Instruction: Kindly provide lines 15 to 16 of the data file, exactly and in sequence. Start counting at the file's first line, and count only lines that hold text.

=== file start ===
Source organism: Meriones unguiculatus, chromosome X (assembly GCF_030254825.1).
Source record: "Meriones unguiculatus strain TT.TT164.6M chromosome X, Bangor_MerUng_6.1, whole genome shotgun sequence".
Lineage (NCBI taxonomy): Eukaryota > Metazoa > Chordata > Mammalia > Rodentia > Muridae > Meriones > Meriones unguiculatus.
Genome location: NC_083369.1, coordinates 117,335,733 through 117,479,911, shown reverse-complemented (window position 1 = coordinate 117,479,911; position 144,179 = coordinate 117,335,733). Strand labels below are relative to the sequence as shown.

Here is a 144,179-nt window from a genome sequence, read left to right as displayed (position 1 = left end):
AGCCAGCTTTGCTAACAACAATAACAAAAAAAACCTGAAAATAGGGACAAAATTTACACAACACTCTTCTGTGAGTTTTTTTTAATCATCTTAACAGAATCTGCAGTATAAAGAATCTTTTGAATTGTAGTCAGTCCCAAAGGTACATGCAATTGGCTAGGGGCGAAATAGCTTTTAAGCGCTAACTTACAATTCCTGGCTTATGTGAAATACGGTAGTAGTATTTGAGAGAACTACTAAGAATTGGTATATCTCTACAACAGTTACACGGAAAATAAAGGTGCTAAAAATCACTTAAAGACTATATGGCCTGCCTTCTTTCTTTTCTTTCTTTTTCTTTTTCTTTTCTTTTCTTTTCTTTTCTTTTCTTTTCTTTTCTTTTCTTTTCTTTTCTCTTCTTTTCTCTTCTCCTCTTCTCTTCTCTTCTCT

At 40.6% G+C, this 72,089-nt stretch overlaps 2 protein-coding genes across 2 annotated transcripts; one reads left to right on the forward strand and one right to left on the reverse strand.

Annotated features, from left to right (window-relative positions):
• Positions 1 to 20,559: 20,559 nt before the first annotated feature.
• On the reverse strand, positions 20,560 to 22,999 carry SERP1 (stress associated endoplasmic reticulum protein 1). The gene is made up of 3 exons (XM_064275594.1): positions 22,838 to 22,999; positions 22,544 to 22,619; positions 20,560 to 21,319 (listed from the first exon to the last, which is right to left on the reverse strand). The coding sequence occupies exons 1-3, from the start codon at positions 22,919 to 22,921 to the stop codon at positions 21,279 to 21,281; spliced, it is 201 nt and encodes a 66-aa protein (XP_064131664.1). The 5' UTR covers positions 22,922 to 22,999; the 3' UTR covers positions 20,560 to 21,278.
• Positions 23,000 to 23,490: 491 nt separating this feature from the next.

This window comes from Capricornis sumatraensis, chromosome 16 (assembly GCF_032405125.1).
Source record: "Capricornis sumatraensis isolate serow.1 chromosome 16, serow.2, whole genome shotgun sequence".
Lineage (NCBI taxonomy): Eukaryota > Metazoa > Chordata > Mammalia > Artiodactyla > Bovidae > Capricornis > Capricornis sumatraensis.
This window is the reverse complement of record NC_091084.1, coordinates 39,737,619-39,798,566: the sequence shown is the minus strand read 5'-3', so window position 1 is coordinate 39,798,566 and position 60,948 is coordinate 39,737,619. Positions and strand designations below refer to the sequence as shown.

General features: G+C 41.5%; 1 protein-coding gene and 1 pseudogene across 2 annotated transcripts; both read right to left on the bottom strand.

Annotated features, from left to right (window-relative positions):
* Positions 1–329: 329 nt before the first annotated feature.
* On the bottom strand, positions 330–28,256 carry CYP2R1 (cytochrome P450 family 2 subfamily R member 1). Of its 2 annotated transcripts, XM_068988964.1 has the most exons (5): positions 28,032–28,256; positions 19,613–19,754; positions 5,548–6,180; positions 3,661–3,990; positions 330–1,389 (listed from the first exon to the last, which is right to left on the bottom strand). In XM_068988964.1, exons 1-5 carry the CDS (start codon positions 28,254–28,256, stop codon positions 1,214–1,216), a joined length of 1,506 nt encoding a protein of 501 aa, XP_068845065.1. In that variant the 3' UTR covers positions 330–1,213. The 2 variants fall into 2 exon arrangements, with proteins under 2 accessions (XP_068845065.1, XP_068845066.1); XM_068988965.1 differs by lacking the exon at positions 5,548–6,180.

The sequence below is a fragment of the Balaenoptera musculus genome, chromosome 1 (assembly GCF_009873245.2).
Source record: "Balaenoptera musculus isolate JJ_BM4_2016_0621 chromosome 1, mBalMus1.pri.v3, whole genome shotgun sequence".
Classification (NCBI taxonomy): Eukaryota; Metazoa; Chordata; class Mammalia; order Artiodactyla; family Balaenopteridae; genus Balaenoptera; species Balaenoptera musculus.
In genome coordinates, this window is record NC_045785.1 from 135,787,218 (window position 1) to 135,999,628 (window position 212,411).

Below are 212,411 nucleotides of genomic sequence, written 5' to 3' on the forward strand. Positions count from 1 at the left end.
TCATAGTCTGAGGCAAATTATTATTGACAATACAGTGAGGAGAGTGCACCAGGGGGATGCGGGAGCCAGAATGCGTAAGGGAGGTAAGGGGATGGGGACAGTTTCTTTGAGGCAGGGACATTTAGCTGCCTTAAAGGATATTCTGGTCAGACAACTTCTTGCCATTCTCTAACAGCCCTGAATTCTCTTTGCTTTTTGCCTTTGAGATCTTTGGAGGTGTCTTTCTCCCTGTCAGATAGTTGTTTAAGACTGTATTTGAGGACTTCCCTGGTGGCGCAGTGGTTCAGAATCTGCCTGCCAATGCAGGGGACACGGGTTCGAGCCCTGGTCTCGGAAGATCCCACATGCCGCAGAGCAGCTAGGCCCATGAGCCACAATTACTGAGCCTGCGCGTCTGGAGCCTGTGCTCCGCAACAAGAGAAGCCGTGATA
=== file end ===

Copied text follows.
This window is the reverse complement of record NC_091084.1, coordinates 39,737,619-39,798,566: the sequence shown is the minus strand read 5'-3', so window position 1 is coordinate 39,798,566 and position 60,948 is coordinate 39,737,619. Positions and strand designations below refer to the sequence as shown.

General features: G+C 41.5%; 1 protein-coding gene and 1 pseudogene across 2 annotated transcripts; both read right to left on the bottom strand.